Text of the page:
Honor Guard members serve with precision and respect
The New York Army National Guard's Honor Guard stood at attention, played taps and handed folded flags to the grieving at about 10,200 military funerals in 2012 — 500 fewer than in the year prior.
Despite that drop, the number of funerals at which the Guard has performed military honors annually has been above 10,000 since 2007, and it's expected to stay that way, according to Eric Durr, a spokesman for the New York State Division of Military and Naval Affairs.
"You have the World War II generation dying, and at the same time, you have the Vietnam War generation starting to get to the age which they're starting to die," he explained.
Extensive outreach to funeral directors has also increased awareness that the federally funded service is available to all military members, he said.
According to the United States Census Bureau, there are 950,000 veterans in New York.
In the Capital Region, Guard members formally honor between 70 and 80 deceased service members every month, according to Durr. It's a somber job that's taxing mentally, physically and emotionally, said Staff Sgt. Erwin Dominguez, the non-commissioned officer in charge of the state's Eastern Region of the Honor Guard.
Dominguez has performed military honors at more than 1,000 funerals. In his experience, handing the folded American flag to a grieving family member is the hardest part.
"I gave a flag to a 10-year-old boy the other day and it broke my heart," he said.
Military honors are provided by the Guard at the funerals of Army, Army Reserve, Army Air Corps and National Guard veterans, as well as for those in other branches of the military when needed, if time permits.
Basic military honors, provided for anyone who served honorably, include two or three Guard members, the playing of taps and the presentation of a folded flag to the family.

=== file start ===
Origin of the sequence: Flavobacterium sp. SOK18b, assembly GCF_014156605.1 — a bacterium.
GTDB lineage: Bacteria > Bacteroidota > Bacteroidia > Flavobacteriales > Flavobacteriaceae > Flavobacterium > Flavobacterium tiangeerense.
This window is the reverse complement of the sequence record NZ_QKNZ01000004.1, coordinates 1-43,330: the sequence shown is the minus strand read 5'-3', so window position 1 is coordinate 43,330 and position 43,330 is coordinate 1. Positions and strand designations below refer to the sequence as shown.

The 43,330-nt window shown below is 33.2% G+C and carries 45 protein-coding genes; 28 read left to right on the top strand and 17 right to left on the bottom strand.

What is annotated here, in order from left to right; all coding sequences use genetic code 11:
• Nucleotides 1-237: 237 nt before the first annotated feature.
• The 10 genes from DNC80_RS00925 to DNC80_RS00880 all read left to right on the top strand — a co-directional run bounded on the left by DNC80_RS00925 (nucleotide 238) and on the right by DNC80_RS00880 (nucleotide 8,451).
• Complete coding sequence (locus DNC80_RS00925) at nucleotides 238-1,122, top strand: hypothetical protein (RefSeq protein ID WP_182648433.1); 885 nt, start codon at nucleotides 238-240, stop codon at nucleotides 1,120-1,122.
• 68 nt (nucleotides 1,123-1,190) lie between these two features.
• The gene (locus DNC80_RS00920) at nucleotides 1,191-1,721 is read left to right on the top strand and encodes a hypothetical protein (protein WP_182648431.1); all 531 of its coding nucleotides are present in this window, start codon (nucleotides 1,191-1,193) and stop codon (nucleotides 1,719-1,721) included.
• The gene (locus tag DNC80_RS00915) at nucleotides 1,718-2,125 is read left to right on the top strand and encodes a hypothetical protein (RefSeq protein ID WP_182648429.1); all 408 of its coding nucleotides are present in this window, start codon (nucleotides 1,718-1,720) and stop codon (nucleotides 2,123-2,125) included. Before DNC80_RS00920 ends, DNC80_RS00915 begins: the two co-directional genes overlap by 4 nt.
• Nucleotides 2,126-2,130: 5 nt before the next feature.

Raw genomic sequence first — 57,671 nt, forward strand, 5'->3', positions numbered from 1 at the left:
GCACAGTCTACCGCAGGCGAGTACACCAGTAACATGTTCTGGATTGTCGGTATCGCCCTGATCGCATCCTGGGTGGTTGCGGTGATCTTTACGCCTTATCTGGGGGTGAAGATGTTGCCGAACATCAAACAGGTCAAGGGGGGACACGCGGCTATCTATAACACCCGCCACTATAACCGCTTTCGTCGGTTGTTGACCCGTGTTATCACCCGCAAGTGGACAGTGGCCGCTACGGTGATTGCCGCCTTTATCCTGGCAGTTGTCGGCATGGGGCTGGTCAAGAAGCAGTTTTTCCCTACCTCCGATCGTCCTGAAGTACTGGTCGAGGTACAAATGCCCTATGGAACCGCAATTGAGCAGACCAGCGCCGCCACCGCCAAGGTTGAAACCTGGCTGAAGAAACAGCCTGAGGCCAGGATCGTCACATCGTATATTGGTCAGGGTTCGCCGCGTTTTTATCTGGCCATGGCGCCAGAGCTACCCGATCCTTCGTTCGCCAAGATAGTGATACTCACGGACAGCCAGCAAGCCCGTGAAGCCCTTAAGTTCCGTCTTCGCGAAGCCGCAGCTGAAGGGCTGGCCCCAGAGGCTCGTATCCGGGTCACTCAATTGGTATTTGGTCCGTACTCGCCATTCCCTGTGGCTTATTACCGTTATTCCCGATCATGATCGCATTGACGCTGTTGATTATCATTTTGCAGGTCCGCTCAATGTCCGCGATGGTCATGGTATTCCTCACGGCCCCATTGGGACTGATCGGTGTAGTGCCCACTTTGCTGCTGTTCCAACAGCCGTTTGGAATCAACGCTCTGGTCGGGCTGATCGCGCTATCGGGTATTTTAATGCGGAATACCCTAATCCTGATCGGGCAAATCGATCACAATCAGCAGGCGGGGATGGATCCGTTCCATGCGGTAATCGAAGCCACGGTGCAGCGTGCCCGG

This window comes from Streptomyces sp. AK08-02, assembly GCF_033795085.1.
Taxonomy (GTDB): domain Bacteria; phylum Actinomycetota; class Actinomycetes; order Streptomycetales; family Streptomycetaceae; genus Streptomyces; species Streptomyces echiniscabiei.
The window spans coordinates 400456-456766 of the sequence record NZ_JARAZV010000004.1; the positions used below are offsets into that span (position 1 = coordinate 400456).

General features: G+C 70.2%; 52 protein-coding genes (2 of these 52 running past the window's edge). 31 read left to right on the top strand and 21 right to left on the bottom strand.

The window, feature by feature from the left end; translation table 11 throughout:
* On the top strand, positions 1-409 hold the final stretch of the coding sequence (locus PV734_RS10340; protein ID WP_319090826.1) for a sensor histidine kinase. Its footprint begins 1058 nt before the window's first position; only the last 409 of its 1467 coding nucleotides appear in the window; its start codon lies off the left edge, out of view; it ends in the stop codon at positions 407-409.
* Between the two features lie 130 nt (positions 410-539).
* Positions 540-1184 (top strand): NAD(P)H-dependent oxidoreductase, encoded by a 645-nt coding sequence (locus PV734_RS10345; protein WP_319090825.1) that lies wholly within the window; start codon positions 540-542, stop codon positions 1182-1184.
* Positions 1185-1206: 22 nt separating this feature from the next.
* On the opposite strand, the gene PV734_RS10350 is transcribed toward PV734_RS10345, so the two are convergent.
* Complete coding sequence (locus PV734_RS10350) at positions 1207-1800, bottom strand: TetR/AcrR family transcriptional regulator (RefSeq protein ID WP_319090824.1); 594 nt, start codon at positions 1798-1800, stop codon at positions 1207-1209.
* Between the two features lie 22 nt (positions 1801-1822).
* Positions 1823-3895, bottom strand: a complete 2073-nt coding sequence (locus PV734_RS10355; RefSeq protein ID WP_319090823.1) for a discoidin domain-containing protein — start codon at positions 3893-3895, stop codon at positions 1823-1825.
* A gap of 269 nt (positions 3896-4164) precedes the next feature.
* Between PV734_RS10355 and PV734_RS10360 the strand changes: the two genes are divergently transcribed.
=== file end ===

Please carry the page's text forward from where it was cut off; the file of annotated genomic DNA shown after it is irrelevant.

Full military honors, reserved for decorated military members, soldiers with many years of service and those killed in action, include a six-person detail to carry the casket, an officer in charge, a bugler, a firing party, a military chaplain and a general officer who presents the flag to the family, according to Durr.
Fifty New York Army National Guard soldiers work full time with the Honor Guard, along with 40 who perform the duty on a part-time basis.
Guard members go through a three-day training period and a physical fitness test, and spend hours tending to their uniforms, according to Dominguez.
When performing military honors, he said they arrive at the grave site 45 minutes before the funeral is set to begin. They practice, make sure their uniforms are perfect, and stand at attention when the deceased military member arrives. Typically, following a service delivered by a clergy member, a bugler plays taps. Then, two or three of the soldiers fold the flag that was draped over the casket and present it to the family.
Dominguez said he takes pride in ensuring that each funeral is performed with the precision and respect that the deceased soldier deserves.
"These guys, whether in war or peace, they've made that sacrifice to defend their country," he said. "In my eyes, it's the most honorable thing you can do for your country, so we want the best out there."
To request military honors at a funeral, ask your funeral director. A copy of the soldier’s discharge papers will be required.